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Cell Chemistry Illuminated by Laser Light

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Published paper shows tearing down the ‘fluorescent curtain’ opens door to better microspectroscopy

STONY BROOK, NY, November 4, 2019 – Raman microspectroscopy is a laboratory technique to produce molecular fingerprints of materials and biological specimens. However, to date fluorescence has interfered with effective application of this technique and limited its use. Now Gordon Taylor, PhD, a Professor in the School of Marine and Atmospheric Sciences (SoMAS) at Stony Brook University, and colleagues have devised a photochemical technique that suppresses fluorescence in sample preparation. This new technique may open the door to more efficient and highly resolved investigations of chemical distributions within individual cells. Their findings are published in Scientific Reports.

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Raman microspectroscopy helps researchers observe cell chemistry by focusing a laser beam on a spot within a cell and then capturing light emitted after interactions with cellular molecules, which produces a molecular fingerprint (Raman spectrum).

Characterizing cell-to-cell and intracellular variations in biochemistry is critical to mechanistic understandings in research that covers a broad area, including cancer, human development, cell biology, antibiotics exploration, and environmental biology. Laser-based Raman microspectroscopy is among only a few tools that scientists can use to effectively observe molecular distributions within intact individual cells.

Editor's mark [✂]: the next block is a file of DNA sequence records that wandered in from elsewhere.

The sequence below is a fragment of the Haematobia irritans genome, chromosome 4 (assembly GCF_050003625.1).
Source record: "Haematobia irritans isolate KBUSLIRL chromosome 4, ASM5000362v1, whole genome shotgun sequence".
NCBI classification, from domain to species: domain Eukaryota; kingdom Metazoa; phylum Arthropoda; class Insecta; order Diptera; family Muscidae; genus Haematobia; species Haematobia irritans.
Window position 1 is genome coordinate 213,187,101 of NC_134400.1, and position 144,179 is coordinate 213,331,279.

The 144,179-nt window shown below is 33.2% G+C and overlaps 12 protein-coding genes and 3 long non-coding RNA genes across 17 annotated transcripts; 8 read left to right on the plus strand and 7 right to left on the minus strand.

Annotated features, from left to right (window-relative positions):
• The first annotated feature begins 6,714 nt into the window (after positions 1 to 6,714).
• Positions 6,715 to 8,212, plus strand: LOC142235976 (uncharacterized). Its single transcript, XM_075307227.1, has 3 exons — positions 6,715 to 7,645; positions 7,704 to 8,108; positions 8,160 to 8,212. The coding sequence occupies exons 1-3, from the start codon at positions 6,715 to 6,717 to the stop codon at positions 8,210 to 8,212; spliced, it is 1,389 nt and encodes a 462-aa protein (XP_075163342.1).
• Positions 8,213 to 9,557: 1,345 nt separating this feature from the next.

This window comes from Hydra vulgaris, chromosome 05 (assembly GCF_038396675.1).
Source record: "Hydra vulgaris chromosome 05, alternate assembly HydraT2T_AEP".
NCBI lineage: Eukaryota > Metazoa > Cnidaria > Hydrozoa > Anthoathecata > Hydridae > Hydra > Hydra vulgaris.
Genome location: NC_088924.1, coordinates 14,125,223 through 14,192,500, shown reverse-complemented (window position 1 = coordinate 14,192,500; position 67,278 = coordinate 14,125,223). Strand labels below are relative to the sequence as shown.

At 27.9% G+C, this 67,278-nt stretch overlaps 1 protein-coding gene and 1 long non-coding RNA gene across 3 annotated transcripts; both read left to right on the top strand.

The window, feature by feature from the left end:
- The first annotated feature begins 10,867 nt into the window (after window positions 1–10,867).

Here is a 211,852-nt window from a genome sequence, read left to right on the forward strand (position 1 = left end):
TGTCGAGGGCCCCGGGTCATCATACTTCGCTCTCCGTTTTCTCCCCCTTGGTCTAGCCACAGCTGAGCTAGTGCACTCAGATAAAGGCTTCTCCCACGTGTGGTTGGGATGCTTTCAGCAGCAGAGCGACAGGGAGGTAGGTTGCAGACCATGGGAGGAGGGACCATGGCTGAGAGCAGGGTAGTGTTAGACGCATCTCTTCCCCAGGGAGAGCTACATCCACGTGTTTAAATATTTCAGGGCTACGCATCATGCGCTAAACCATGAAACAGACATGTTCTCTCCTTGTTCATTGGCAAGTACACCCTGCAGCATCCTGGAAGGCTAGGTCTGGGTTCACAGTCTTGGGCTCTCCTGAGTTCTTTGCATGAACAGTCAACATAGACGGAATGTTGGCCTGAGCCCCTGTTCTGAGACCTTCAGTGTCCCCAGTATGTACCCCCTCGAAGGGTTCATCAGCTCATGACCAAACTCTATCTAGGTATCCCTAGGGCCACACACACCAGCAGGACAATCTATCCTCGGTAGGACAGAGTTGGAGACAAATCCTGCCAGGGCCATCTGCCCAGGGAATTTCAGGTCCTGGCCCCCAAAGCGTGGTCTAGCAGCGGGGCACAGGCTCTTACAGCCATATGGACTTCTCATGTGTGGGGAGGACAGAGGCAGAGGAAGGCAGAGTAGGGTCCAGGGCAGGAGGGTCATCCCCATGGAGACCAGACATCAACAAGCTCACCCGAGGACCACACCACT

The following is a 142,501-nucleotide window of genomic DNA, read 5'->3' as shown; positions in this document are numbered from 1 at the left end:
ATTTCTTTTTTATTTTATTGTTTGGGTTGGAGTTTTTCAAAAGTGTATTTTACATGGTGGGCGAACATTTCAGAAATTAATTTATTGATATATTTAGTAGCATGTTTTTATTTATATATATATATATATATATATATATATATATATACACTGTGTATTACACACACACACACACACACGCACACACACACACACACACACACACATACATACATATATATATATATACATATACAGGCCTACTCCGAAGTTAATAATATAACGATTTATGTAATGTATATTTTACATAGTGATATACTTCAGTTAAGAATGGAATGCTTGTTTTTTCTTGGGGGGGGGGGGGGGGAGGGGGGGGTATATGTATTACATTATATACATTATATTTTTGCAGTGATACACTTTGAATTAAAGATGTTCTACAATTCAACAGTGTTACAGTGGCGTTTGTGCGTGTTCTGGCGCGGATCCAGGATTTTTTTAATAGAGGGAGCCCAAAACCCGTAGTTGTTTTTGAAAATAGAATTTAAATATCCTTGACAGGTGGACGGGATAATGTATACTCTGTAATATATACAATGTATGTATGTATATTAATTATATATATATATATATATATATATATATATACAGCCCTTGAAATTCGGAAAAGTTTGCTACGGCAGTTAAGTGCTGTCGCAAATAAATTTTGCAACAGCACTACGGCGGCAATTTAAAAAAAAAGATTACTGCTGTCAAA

Taylor and his team demonstrate how this technique overcomes analytical challenges presented by biological samples and figuratively “tears down the fluorescent curtain” in them for laser Raman microspectroscopy interrogation. Through this method they can trace cellular assimilation of isotopic tracers, document intracellular biochemical changes, and analyze diverse environmental samples.

“Previously, the samples we investigated were difficult if not impossible to analyze by Raman microspectroscopy,” says Gordon. “Our new technique could prove to be a game changer for many types of cellular research.”

The investigators so far have used the technique to analyze many cellular conditions, such as examining cell-to-cell variations in growth rates of phytoplankton (microalgae), observing viral infections inside phytoplankton cells, tracing movements of nutrients from marine bacteria into microbial predators, and identifying and quantifying microplastic particles in marine plankton samples.

The research is supported by the Gordon and Betty Moore Foundation (MMI Project #5064) and National Science Foundation grants (OIA-1833053 and OCE 1331336724).

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